In some countries, in turn, the public sector assumes its full responsibility with stable policies to improve the conditions of legal security, infrastructure, and logistics; attract greater foreign investment, reduce bureaucracy; increase investment in research, science, and technology; and increase the number and quality of all sorts of public benefits. These factors advance the democratization of society by driving with greater vigor small- and medium-sized businesses, in a new wave of globalization with entrepreneurship and the formalization of productive activity at its base. In this way, a joint plan for a mixed, supportive, and sustainable economy in the region continues to gain strength after 2018. In it, businesses and governments assume complementary roles and shared goals for economic efficiency and social justice.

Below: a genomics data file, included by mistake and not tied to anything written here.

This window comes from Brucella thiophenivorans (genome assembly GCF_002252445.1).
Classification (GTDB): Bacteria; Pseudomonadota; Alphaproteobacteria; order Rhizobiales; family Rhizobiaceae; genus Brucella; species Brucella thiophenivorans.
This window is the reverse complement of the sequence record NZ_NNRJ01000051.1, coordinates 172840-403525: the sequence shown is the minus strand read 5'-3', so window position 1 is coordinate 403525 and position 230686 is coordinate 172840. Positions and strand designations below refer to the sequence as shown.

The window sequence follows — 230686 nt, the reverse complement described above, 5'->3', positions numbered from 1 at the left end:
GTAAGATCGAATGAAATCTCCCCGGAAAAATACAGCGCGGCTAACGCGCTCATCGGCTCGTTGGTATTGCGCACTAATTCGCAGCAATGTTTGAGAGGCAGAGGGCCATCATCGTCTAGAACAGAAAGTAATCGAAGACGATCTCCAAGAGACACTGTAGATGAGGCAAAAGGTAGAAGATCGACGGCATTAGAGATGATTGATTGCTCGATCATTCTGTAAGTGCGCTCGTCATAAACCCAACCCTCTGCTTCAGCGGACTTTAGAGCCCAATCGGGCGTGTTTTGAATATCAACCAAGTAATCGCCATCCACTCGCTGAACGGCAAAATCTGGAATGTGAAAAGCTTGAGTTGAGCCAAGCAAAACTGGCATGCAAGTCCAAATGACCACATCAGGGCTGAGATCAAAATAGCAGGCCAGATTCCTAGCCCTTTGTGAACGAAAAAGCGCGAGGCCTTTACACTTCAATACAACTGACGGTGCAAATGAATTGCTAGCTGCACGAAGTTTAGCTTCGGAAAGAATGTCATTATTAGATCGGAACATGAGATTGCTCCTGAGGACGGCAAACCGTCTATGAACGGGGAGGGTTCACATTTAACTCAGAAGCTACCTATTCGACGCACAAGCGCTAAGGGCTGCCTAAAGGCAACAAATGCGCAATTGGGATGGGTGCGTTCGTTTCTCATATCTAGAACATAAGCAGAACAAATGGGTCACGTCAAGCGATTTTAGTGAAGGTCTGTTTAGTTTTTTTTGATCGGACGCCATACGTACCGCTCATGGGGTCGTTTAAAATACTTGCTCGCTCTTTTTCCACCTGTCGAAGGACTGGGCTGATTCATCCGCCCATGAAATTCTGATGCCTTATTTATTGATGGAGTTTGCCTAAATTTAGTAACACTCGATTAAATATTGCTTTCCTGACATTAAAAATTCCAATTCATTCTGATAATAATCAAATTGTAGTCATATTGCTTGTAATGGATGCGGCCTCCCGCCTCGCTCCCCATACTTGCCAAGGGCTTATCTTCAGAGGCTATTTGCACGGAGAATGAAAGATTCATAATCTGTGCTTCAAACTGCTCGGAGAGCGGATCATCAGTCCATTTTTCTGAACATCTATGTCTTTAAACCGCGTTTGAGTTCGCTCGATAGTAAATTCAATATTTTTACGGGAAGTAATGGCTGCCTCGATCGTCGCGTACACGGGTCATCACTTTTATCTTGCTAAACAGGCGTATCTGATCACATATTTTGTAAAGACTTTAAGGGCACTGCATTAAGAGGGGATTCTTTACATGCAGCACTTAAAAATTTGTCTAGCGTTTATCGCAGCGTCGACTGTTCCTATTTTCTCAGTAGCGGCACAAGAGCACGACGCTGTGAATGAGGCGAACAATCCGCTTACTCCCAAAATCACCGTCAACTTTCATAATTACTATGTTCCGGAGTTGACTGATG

Through the renewed institutions, in the 2020s, Latin America achieves a new economic position in a global context of mediocre growth in the best of cases and a return of destabilizing crisis in the worst. Within the region, the conditions are favorable for taking ambitious steps toward an integration that in 2030 leads a growing number of companies to compete on equal footing globally. They produce high-value products whose components are manufactured in various Latin American countries in value chains that run throughout the continent. By 2030, professional barriers shrink for Latin American youth, whose university degrees are recognized not only in their countries of origin but in most of the countries in the region. At the same time, their job horizons are expanded through the simplification of the processes for getting work permits. The same occurs outside of the region: In 2030, Latin America achieves more effective entry into the global context, especially in China and Asia, thanks to advances in commercial alliances that allow certification of technical standards, coordination of tax regulations, facilitation of foreign investment, and flexibility in the movement of people, capital, goods, and services. The region learns to have a stronger presence on the international scene, which results in greater geopolitical relevance. It now shines with the opportunities offered by its demographic characteristics. Relative to other geographical areas in the world, Latin America is a continent of millions of young people of working age, is home to a prosperous middle class, features improved human rights indicators, and has a positive influence on increasing levels of mutual international cooperation.